5 Reasons Radiohead Should Be in the Rock and Roll Hall of Fame
Radiohead made the shortlist of nominees for the Rock and Roll Hall of Fame in their first year of eligibility. These days, that's no small feat considering the Hall has been playing catch-up the past few years by mostly inducting artists who've been eligible for decades.
But Radiohead are far from a typical band. Simply put, they're the most exciting group to have surfaced over the past quarter-century, so it's really no surprise that they snagged a nomination their very first year out (and we expect them to seal the deal with an induction in April 2018).
There are plenty of reasons they deserve this, and almost all of it comes down to their excellent catalog of music. But if you still need convincing after soaking in classic records like OK Computer and Kid A, we've outlined 5 Reasons Radiohead Should Be in the Rock and Roll Hall of Fame below.
Most bands are lucky to make one album that changes the musical landscape. Radiohead made two in three short years. First came 1997's OK Computer, a forward-looking record about fear, paranoia and dealing with change set to a meditative soundtrack that unwound like a deep science-fiction movie. Then they reinvented themselves on 2000's Kid A, an electronic-driven masterpiece that set an indie-rock template for the new millennium.
Not since Pink Floyd's heyday has a band fully absorbed itself in headphones culture. The textures bouncing around Kid A and its follow-up, Amnesiac, acquire so much more depth when listened to without any outside distractions. This also invites repeated listens, because new details emerge every time you hear the albums. Start with the two classic turn-of-the-century records, but each of them reveals just how much work was put into the music.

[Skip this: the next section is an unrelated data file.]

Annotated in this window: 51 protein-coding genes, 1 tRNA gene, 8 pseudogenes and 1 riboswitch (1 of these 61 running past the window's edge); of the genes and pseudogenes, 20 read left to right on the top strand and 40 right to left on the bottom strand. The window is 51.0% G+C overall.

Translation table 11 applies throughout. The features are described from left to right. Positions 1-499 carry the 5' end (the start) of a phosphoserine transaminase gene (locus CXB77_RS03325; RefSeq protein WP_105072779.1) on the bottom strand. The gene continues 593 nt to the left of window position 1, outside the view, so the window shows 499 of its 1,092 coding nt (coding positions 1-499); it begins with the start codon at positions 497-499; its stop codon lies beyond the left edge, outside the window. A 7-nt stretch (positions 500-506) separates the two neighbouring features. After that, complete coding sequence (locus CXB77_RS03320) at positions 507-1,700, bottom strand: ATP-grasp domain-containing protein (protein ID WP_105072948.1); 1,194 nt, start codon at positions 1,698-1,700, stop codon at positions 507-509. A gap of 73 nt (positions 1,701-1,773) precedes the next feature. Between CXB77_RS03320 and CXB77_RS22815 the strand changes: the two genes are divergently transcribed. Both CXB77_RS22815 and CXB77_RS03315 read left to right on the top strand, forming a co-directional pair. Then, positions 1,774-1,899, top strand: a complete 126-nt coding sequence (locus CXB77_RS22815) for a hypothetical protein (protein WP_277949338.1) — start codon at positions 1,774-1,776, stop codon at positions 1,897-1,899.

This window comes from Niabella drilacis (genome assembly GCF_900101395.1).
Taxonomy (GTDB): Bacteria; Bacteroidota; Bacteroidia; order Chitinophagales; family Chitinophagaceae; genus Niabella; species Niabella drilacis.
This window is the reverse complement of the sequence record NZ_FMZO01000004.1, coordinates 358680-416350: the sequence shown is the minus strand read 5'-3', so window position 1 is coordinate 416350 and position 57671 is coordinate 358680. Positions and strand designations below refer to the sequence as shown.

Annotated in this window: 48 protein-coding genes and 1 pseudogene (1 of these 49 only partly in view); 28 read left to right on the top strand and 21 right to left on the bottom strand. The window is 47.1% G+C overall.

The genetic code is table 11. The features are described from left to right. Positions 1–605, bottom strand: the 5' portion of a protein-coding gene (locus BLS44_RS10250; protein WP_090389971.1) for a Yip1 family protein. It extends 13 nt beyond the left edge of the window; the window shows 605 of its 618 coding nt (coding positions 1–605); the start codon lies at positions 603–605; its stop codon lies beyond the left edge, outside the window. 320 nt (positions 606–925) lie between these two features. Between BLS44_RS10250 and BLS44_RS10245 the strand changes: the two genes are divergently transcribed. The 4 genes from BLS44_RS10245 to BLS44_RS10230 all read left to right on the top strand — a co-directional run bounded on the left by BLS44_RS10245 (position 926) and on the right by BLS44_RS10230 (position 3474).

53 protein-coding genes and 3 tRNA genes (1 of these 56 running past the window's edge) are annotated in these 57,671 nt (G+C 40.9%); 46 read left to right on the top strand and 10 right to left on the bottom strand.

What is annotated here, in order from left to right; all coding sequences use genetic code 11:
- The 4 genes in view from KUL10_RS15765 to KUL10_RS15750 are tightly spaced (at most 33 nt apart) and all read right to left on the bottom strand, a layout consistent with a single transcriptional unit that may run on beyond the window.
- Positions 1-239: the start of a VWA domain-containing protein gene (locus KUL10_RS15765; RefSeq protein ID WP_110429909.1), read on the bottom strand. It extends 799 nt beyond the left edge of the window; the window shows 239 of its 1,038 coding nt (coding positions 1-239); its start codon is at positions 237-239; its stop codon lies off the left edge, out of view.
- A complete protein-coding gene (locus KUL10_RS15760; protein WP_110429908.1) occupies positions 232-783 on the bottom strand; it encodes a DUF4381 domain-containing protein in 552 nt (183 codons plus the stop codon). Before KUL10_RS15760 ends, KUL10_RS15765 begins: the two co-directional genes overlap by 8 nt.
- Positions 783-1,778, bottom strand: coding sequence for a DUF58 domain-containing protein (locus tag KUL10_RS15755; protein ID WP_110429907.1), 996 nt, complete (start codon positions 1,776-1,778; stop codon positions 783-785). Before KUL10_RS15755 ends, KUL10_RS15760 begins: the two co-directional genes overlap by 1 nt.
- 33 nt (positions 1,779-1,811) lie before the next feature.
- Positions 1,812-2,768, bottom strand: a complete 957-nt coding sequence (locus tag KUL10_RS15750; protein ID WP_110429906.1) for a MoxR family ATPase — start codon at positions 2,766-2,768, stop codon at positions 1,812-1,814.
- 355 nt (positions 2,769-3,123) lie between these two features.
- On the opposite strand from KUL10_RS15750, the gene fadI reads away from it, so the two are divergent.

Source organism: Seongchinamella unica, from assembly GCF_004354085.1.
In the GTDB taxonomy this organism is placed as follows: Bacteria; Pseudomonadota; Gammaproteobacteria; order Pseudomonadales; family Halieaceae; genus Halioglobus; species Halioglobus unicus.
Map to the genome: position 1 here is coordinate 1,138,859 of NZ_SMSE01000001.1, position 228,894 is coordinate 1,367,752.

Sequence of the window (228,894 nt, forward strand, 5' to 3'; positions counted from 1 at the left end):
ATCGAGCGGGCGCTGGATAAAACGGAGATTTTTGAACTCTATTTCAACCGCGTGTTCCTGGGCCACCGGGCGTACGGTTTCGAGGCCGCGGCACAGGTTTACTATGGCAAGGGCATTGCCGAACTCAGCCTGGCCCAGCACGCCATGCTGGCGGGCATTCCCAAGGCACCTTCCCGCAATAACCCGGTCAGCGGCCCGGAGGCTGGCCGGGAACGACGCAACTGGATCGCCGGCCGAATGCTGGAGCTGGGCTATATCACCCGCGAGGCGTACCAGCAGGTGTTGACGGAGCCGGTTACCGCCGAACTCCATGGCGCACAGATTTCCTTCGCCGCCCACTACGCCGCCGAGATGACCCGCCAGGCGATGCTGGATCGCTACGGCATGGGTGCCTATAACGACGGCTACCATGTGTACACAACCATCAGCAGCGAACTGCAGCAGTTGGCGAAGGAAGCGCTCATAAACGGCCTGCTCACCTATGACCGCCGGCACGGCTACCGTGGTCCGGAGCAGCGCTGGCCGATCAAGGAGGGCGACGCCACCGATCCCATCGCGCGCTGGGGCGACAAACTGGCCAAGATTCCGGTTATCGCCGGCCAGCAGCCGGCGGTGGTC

Okay, their 1993 debut, Pablo Honey, is debatable, but it includes a couple of really good songs, including the one that got it all started, "Creep." But from their second album, The Bends, through 2016's A Moon Shaped Pool, there isn't a dud in there. OK Computer and Kid A may be the undisputed masterpieces, but Amnesiac, Hail to the Thief and In Rainbows are all excellent too, and rank among the best albums of the 21st century.
The Bends (1995) has turned into a quiet masterpiece over the years. Amnesiac stands on its own and is no longer just a scaled-down Kid A companion. And The King of Limbs sounds more focused and layered than it did when it first came out in 2011. Meanwhile, OK Computer is a new generation's The Dark Side of the Moon: an influential and mind-widening album that keeps getting better, and more significant, with each passing year.
When Radiohead introduced themselves with "Creep" in 1993, they were lumped in with the burgeoning grunge scene at the time. Understandable, because the song took a then-fashionable self-deprecating tone and cranked up the guitars on the chorus. But by 1995's The Bends, they started a career-long transition into something bigger, deeper and better than that. Over the course of nine albums, they've grown into the most exciting, most reliable and best band of the past 25 years.